1. Rails is full stack

Unlike other languages like HTML/CSS, Javascipt, and Python, Rails covers both front-end and back-end development. An RoR developer can build a full web application without relying on another resource (while learning the other languages along the way), which makes it popular with startup companies.

2. Rails is built on Ruby, a dynamic and object-oriented language

This programmer-friendly framework removes the “lame” tasks and gives developers more time to focus on what’s cool. From handling database connections (goodbye SQL) to processing Ajax updates, Rails puts the developer first.

3. Rails cuts down on time to market

Development is rapid in Ruby on Rails. Ruby “gems” make common functionalities like user management and social feeds easy to integrate, which makes it perfect for CRM, CMS, or E-Commerce systems.

4. Rails has a great online community

The Ruby on Rails community is one of the most active ones out there. There are tons of conferences and meetups going on in every major city almost every day of the week. This makes it easy to find help for any of your projects. There are also a lot of online resources to pick up on this beginner-friendly framework.

If you’re looking to hire a great Ruby on Rails developer (onsite or remote) or are ready start your first project built with this exciting technology, look no further than techsuitenyc.com.

Samuel Corso is the CEO of TechSuite. He is passionate about bringing quality technology to business leaders and entrepreneurs.

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virtual reality vr development nyc

Tech Update: Up and Coming in 2017

How virtual reality is set to dominate this year.

This past Christmas, millions of people unwrapped virtual reality (VR) headsets, ready to dive into the exciting (and realistic) world of 360 video.

Using apps such as YouTube, Orbulus, Seene, and many more, users are put in front of a surreal video that is rather entertaining or even therapeutic gaming system. The headsets range in price from $10 to nearly $800. With shockingly realistic sound effects and images, the system is unlike anything technology has seen before.

Just two weeks ago, Facebook announced it would split Oculus (Mark Zuckerberg’s original plan for VR created in 2014) into two divisions, one focusing on PC-based VR, and the other on mobile (SOURCE: Top Tech News). With other companies working to further expand the technology of virtual reality; it’s definitely here to stay and only getting better.

Virtual reality is not only for gamers though. Virtual reality is also useful for architects and construction workers because it gives users the opportunity to become fully immersed in their surroundings. In fact, the gaming system can seem so realistic, that “it’s easy to completely lose your sense of place in the real world” (SOURCE: Metro UK).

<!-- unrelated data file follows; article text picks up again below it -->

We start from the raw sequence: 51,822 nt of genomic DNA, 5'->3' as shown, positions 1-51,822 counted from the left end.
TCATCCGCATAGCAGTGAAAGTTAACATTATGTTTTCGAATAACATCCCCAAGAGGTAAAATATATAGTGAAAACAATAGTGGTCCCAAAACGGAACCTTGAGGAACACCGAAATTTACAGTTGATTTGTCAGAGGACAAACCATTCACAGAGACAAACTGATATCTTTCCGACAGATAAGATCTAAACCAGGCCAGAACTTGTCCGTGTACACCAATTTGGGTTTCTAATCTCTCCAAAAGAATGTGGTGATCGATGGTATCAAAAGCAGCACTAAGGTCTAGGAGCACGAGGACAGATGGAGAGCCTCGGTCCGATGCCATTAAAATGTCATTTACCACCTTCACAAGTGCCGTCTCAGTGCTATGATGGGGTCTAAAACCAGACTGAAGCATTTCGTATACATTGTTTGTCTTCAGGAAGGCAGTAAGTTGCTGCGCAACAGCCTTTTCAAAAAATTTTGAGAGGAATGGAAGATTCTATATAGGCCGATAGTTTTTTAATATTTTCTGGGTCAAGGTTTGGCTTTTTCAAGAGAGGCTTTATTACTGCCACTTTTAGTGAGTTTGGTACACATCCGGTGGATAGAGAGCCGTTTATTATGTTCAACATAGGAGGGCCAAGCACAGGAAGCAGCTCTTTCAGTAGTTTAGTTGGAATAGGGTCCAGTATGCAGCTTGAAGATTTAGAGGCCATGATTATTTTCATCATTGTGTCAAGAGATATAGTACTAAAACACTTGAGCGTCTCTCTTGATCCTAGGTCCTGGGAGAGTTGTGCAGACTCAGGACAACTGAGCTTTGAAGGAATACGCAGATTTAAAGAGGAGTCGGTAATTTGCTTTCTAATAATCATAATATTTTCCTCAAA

Now, you might be thinking, why in the world are people spending money on such a scary device? Well, the fact is simple. They’re affordable, they’re entertaining, and they’re different. According to Forbes, “these mobile VR headsets are easy to use and work with many existing smartphones, which is appealing when compared to expensive high-end VR hardware”.

While America is becoming fully engaged in the world of the virtual reality, China is a couple steps ahead of the United States. China has adapted to VR cafes, VR pods, and more (SOURCE: Forbes). A survey completed by Niko Partners showed that more than 50% of Chinese gamers are interested in VR and “almost 30% are willing to spend up to $200 USD on a device, which is significant considering the average income in China hovers around $12,000 per year” (SOURCE: Forbes).

Alyssa Orcuilo is the Head of Marketing at TechSuite. She is passionate about graphic design and journalism.

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game development nyc

How You Can Replicate the Success of Pokemon Go

Build the next great game for the app store and watch the income pile up.

Pokémon GO is the new “talk of the town,” well, at least for now. Released in the US just two weeks ago, Pokémon GO is worth $29 billion based on Nintendo’s stock price jump (up almost 50% this month), but that’s actually a bargain with revenue that goes way beyond in-app purchases. The location-based mobile game developed by Nianticallows players to capture, battle, and train virtual creatures who appear on the screen as though existent in the real world. This “realistic” spin on a popular video game series has literally taken the world by storm, and is quite simply, genius. The game falls under the emerging genre of augmented reality (AR), characteristic of a view of a physical, real-world environment whose elements are augmented by computer-generated sensory input. The game’s success is largely attributed to this facet.

The game was made with Unity technology, today’s absolute most popular game development platform. Its portability is emphasized as a key feature, as the cross-platform game engine has been extended from only Mac OS X capability in 2005, to 24 platforms in 2016. TechSuite has now ventured into this exciting 2D/3D gaming technology, equipping itself with a team of talented and experienced Unity web developers. We are ready to help you develop the game of the future. Contact us for a free consultation today!

Samuel Corso is the CEO of TechSuite. He is passionate about bringing quality technology to business leaders and entrepreneurs.